Elite: Dangerous impressions: Finding home in the vast emptiness of space
After an interminable year of private alphas and betas and gammas(?), Elite: Dangerous is finally out. That makes it the first of the three massive space games (Elite, Star Citizen, and No Man's Sky) to officially release, and thus I've spent quite a few hours recently holed up with a HOTAS, a glass of eggnog, and my trusty spaceship.
I don't think it's appropriate to smack a score on Elite: Dangerous yet, in the same way I wouldn't smack a score on any MMO. It's early days for the game, and I don't think the full scope of what Frontier has planned is even close to realized despite the 1.0 status.
That won't stop me from talking about my experience though.
It's lonely out in space
It had been a while since I played Elite: Dangerous. I spent a lot of time with the alpha, a fair number of hours with the beta, and almost zero hours with the gamma release.
This was important because when I loaded up the game, the first thing that hit me was the sheer enormity of Elite: Dangerous. I knew this, of course. They'd repeatedly hammered in that they'd created a scale replica of the Milky Way galaxy, with its 400 billion explorable star systems or whatever.
You quickly learn, however, that your brain has no comprehension of "400 billion." I can understand that number logically, but trying to imagine it—to picture it in my mind—is like trying to imagine how many cells are in my body. Or how many needles are on the average, non-Charlie Brown Christmas tree.
I've done this before, but I want you to take a look at this map as I scroll out:
That's what we're dealing with in Elite: Dangerous. All those star systems are ripe for exploration. There's (literally) an entire galaxy out there to uncover!
So of course, I went home. The Sol system. Earth.
It was harder than I thought. Thanks to Frontier, I didn't need to jump through any hoops with the Federation to get a permit for the Sol system—usually a necessity.
I didn't count on spawning into the galaxy so far away though. After typing in a half dozen names for my commander (all taken) I arrived at Trevithick Dock in my humble Sidewinder, a fresh-faced rookie named John Glenn. A quick flick of the stick brought up my map and from there I found out I was only...so far away from Sol that I couldn't even plot a course there. Fantastic.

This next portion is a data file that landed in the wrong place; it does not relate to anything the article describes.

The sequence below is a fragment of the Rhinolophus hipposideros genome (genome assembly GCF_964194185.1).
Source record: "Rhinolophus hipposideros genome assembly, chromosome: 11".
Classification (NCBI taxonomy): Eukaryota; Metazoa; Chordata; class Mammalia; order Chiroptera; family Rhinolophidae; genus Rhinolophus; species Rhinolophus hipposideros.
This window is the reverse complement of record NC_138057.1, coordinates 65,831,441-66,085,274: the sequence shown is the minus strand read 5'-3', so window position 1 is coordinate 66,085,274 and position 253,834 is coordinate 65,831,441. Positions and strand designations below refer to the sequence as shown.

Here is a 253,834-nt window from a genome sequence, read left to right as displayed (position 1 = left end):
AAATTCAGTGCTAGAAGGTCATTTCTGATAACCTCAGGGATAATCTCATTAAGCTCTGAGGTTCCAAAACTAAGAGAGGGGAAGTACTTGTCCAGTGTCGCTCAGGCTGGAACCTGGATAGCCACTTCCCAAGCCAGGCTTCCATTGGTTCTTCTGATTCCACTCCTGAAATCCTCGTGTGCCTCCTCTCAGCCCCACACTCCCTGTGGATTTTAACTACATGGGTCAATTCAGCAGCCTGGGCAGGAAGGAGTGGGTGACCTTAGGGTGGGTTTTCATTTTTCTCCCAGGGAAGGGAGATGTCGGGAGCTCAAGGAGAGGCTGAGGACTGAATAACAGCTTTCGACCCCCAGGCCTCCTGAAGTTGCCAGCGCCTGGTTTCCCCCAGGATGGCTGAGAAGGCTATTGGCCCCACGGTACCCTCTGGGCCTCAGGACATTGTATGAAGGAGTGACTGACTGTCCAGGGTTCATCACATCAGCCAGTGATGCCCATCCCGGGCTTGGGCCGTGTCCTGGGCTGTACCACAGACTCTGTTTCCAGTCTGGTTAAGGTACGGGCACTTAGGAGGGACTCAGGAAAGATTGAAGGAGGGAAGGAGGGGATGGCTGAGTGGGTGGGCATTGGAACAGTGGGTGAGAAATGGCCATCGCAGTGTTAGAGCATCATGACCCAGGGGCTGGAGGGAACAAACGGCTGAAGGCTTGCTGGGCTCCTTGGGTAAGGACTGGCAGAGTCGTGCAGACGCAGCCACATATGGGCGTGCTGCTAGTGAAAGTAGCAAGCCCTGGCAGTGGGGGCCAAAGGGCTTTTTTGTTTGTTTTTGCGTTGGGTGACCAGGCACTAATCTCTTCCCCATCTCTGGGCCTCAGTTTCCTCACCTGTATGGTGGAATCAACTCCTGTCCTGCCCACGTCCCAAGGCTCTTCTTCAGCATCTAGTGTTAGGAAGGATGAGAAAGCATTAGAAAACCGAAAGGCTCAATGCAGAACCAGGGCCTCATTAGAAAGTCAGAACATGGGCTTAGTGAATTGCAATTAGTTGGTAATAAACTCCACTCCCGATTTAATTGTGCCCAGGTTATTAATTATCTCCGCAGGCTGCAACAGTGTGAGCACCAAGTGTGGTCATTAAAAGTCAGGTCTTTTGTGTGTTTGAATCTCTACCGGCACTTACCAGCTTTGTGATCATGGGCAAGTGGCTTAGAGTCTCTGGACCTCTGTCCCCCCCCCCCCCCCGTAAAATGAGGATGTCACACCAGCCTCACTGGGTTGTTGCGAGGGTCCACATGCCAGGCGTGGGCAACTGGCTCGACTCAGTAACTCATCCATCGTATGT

Thus did I learn an important lesson early on. Elite: Dangerous is unforgiving for newcomers. And space is big.
There are a few tutorials accessible from the main menu in Elite: Dangerous, but they're really only to familiarize you with the controls—how to fight, how to dock your ship, how to fly.
Jump into Elite: Dangerous proper, however, and you'll quickly find that the biggest challenge in the game isn't how to play on a mechanical level but how to play the damn game. Paralysis of choice is an understatement. There's no direction given when you come into the game. Just the vastness of space awaits.
That's refreshing, in a way. A space simulator that doesn't hold your hand? That doesn't baby you each step of the way or force you in certain directions? In 2014? Oh boy, it's like a tall glass of water on Arrakis. Or Tattooine, if you want an example where I don't have to hotlink Wikipedia.
But it's easy to feel lost. Should you trade? Should you fight? Should you just aimlessly explore? And for that matter, how do you trade? Who do you fight? Where do you explore and what does exploration even really mean? Obviously some of these core systems are "explored" already considering there are dozens of people flying around them, so what does it mean when I also explore them? None of those questions are answered, especially if you're (understandably) a newcomer to space sims as a genre. You make your own goals, or you never make it out of your home system.
It's not that Frontier isn't trying to make the game approachable. The developers made it clear there's some sort of meta-story going on in the background right now with multiple factions fighting for possession of the Empire. "That sounds interesting," I thought, so I headed to the nearest Empire-controlled system I could find. And it took me 11 hours of semi-serious system-to-system jumping to get there. And then I got there and didn't have a clue which faction was which, or why to help one faction or another, so I gave up and left.